April 19, 2016, 7:11 am

Protect your Hog: a Motorcycle Insurance Comparison Guide

by: The Financial Blogger    Category: Insurance
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One of the caveats of riding a motorcycle is that riders face a higher risk of getting into an accident when compared to drivers of standard cars. Yes, there is nothing that can compare to riding a motorcycle on an open road with the wind hitting your face, but you have to remember that you’re also subject to a greater amount of personal risk due to the lack of sufficient protection from external forces. Motorcycles are also harder to control when compared to a standard car, which is even more apparent during hazardous road conditions, such as when it rains or if there’s snow on the road. If you use a motorcycle on a daily basis, you need to know about the different types of insurance plans out there and which ones would be the most suitable for your needs.

 

Comprehensive Physical Damage Insurance (CPDI) for Motorcycles

While most states require a motorcycle rider to have some form of liability insurance, what happens when your bike gets damaged in a non-accident related event? Instances like this occur not as a result of the actions of the motor vehicle owner; rather, because of external events outside of their control. For example, hitting a deer is considered a frequent motorcycle accident in Georgia, especially during night biking. Theft and vandalism of particular motorcycle models is rampant in Los Angeles. Severe weather and hail are also other common external culprits behind why bikes get damaged. If you live in a state where these incidents occur, it is highly recommended that you acquire comprehensive physical damage insurance for your motorcycle since this can help immensely in paying for damages to your bike.

 

Collision Insurance

Collision insurance is another type of insurance that you should consider getting since it involves damage resulting from hitting another vehicle. This type of insurance will either help you pay your bike repairs or give you the equivalent cash value of your motorcycle in case it was damaged irreparably during the accident. Do note though that the cash value uses the current value of the bike based on usage. The present value is calculated using the number of years that the bike has been in use, divided by the estimated lifespan of the motorcycle. The percentile outcome of the calculation is the amount that the insurance covers.

 

Bodily Injury Liability Insurance

This type of insurance covers the medical bills of the injured party during a motorcycle accident. For example, if you suddenly lost control of your vehicle and hit a pedestrian, their medical bills would be covered by your liability insurance. However, bodily injury liability insurance does not cover your medical expenses. If you also sustained injuries in the accident, you will need to rely on your personal health insurance coverage to pay for the treatment of your wounds.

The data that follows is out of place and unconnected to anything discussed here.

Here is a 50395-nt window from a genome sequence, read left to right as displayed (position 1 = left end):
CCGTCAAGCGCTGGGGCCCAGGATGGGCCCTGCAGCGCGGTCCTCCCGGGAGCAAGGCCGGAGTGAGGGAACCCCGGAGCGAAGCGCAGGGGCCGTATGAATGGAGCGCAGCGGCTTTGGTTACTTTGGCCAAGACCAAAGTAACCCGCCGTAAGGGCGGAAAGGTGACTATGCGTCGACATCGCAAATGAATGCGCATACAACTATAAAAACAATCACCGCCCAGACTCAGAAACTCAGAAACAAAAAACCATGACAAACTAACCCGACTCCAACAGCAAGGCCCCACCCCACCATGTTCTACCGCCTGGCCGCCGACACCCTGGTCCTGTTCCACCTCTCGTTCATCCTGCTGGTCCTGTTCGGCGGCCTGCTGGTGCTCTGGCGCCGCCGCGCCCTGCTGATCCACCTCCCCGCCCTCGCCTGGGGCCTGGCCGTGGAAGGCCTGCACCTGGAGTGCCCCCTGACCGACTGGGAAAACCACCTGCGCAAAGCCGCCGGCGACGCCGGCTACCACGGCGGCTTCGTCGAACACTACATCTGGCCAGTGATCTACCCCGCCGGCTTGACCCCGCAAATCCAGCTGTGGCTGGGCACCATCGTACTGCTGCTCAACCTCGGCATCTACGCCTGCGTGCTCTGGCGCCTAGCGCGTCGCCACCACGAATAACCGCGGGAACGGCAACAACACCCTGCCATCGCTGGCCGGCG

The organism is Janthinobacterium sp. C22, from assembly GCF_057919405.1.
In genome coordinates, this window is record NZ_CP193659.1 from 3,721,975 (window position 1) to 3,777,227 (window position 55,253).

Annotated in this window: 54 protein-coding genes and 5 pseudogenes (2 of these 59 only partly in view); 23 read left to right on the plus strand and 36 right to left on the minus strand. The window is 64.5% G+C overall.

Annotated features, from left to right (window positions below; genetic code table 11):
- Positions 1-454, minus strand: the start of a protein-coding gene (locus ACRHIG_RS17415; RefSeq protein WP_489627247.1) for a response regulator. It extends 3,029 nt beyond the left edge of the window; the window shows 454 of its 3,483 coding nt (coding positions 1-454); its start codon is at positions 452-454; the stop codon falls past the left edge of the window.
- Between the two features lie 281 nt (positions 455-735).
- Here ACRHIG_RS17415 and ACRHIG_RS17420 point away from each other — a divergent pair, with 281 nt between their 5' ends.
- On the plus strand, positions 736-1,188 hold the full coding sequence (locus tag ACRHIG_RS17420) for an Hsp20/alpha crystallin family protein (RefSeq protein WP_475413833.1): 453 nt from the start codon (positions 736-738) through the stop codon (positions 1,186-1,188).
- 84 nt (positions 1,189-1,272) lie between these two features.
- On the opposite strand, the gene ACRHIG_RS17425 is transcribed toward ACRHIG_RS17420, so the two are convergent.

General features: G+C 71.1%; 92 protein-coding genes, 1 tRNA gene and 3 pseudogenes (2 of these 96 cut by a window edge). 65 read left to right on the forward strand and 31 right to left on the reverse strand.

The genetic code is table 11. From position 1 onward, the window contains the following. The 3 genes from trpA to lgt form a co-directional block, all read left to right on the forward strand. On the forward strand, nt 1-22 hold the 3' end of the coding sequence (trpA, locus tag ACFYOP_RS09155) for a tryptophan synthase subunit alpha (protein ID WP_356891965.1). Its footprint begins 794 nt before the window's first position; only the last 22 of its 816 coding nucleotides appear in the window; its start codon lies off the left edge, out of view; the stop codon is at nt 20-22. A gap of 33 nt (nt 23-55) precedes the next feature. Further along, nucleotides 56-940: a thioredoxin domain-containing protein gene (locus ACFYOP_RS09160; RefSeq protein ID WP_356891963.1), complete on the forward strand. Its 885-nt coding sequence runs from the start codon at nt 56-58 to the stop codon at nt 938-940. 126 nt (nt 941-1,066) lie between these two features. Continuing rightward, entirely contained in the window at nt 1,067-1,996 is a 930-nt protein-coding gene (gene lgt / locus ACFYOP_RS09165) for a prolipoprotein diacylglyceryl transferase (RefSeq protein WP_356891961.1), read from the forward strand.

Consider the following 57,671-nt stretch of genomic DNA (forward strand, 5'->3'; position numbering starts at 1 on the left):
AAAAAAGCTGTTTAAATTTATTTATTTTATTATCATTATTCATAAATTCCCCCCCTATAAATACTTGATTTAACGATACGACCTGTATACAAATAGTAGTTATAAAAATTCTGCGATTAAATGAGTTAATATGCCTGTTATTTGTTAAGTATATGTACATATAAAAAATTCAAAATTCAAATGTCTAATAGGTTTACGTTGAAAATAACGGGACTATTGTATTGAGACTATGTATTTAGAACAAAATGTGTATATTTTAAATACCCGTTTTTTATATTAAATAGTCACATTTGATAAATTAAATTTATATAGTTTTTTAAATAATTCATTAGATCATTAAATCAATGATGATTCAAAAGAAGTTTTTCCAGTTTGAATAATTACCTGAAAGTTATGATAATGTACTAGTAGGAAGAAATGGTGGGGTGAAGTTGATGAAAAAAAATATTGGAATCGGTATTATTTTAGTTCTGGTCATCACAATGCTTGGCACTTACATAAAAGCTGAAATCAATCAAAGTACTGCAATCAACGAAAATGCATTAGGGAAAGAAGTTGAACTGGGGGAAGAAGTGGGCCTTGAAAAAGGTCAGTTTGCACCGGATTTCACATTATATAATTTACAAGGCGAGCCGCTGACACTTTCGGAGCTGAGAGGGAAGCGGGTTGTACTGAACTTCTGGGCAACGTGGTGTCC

Nearly all U.S. states require liability insurance for motorcyclists. Before you consider any other type of insurance package, you should have a good liability insurance plan in place. Without it, you’re likely to be sued by the person you accidentally hurt, and this can lead to a lengthy, expensive court case.

 

These are the top three types of insurance that all motorcycle riders should at least consider before using their hogs on the road. If you want a more extensive motorcycle insurance comparison, you can visit sites like CoverHound, which shed further details on other types of motorcycle insurance available. Medical payments insurance and uninsured motorist coverage for motorcyclists are some of the other insurance options that could be useful depending on your needs.

 

Should I get them all?

The best possible scenario for any motorcyclist is to have a comprehensive protection package that includes liability, replacement, accident and physical injury insurance. However, not everyone can pay for such a thorough policy. You should first get liability insurance, and then accident insurance, since this helps to cover the most common incidents that you’re likely to encounter. More extensive insurance plans can be added on an “as needed” basis depending on your perceived needs.

 

Just remember, while riding a motorcycle down an open country road is one of the best experiences imaginable, you should not be reckless in traveling without any form of insurance.

 

While some of these insurance plans are optional, hopefully this comparison guide has enlightened you to the different types of policies available. Remember, don’t be foolish and leave home without a proper insurance package. You may think that you’re an excellent rider, but accidents can happen to the best of us, no matter how careful we are.

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